Guests walked out of a Scottish football awards ceremony that honoured Sir Alex Ferguson last night after a keynote speaker allegedly made ‘sexist, racist and homophobic jokes’.
Though they have not named the keynote speaker, it is understood that Scottish former criminal barrister Bill Copeland is accused of making the allegedly incendiary remarks at the function.
Following a Twitter backlash, a representative for Mr Copeland and the SFWA both apologised for any offence caused.
Kick It Out and Women In Football released a joint statement condemning the remarks, saying the SFWA awards night ‘should not be used as a platform to share derogatory and discriminatory comments and make those groups and communities feel excluded and insulted’.
No one who has accused Mr Copeland of being offensive has yet revealed what the incriminating remarks were.
Kick It Out and Women In Football have said they are ‘reaching out to understand the full details’ – suggesting that they condemned Mr Copeland before finding out what he actually said.
Ms Barbour tweeted: ‘Never felt so unwelcome in the industry I work in than sitting at the Scottish Football Writers Awards.
Eilidh Barbour pictured reporting for STV Scottish Television
It is alleged that ex-criminal barrister Bill Copeland made ‘sexist, racist and homophobic remarks’ as keynote speaker. A representative for Mr Copeland told MailOnline that he was sorry for any offence caused by his remarks
BBC presenter Eilidh Barbour tweeted: ‘Never felt so unwelcome in the industry I work in than sitting at the Scottish Football Writers Awards. A huge reminder there is still so much to do in making our game an equal place #callitout #equalgame’
Women in Journalism Scotland co-chair Gabriella Bennett added: ‘I was at these awards tonight and sat through the same sexist and racist jokes made by a keynote speaker. My table walked out at the same time Eilidh’s did’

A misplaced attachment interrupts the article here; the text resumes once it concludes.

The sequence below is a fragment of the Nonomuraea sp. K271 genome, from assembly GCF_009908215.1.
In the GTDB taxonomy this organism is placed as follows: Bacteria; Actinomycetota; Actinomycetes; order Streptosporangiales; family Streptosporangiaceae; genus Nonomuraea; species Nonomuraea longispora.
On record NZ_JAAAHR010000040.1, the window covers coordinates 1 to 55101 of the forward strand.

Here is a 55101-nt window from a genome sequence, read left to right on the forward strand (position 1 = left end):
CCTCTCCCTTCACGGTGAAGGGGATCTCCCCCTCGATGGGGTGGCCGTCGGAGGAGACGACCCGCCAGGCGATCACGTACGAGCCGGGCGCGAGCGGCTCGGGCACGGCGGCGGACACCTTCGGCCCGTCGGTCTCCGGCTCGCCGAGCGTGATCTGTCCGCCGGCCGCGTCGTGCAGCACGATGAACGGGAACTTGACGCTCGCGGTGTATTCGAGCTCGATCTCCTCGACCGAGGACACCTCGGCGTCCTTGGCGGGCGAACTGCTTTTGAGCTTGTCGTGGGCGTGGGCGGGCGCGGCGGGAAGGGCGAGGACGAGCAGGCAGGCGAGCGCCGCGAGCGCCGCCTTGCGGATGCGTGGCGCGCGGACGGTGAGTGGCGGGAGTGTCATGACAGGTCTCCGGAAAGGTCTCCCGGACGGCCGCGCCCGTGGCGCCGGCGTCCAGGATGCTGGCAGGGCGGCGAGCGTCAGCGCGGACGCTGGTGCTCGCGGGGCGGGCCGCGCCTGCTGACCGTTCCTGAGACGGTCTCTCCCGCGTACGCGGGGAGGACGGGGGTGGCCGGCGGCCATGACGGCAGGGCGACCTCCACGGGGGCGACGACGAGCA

‘A huge reminder there is still so much to do in making our game an equal place #callitout #equalgame’.
Replying on Twitter, Ms Bennett added: ‘I was at these awards tonight and sat through the same sexist and racist jokes made by a keynote speaker. My table walked out at the same time Eilidh’s did’.
In a statement, the SFWA said: ‘The Scottish Football Writers’ Association apologises to anyone offended or upset by material from one of our after-dinner speakers at last night’s annual awards dinner.
‘We have agreed unanimously that this will act as a catalyst to review and improve the format of our future events to make it an enjoyable and inspirational event for all.’
In a joint statement, Kick It Out and Women In Football said: ‘We have been made aware of sexist, racist and homophobic remarks made at the Scottish Football Writers’ Awards last night, during an after-dinner speech.
‘Women face sexism and misogyny in society, and this is often exacerbated when they play a role in football and other sports – whether they’re a player, a pundit or a fan. That must change.
‘Racism and homophobia continue to be a stain on the game, and we must continue to challenge it and eradicate it. There is no place for any form of discrimination, in sport or anywhere else.
‘Events that celebrate talent in our game should be a time to focus on the positives and all the people who have played their part in pushing football forward.
‘It should not be used as a platform to share derogatory and discriminatory comments and make groups and communities feel excluded and insulted. We expect better and we demand better.
‘The fact we have been made aware by those in attendance that they felt unwelcome in an industry they work in is unacceptable, and we stand with them.
‘We acknowledge the apology issued by the Scottish Football Writers’ Association and look forward to their promised review of future events. In the meantime we will be reaching out to understand the full details and offer our support to those affected.’
Ex-Manchester United and Aberdeen manager Sir Alex was among the attendees at the ceremony in Glasgow, at which he collected the SFWA’s Lifetime Achievement award.
MailOnline has also contacted Ms Barbour, Ms Bennett and the SFWA for further comment.
It is not the first football awards ceremony to have been engulfed by sexism and racism storms.
At a PFA dinner in 1997, football agent Rachel Anderson was banned from attending what was then a men-only event.
After being refused entry on the night of the ceremony, she duly took the PFA to court and won.
At the same dinner in 2013, black comedian Reginald D Hunter repeatedly used the N-word and made jokes about Jews and women. Then-PFA chairman Clark Carlisle admitted afterwards that he and his colleagues had made a ‘gross error of judgment’ in booking Hunter.
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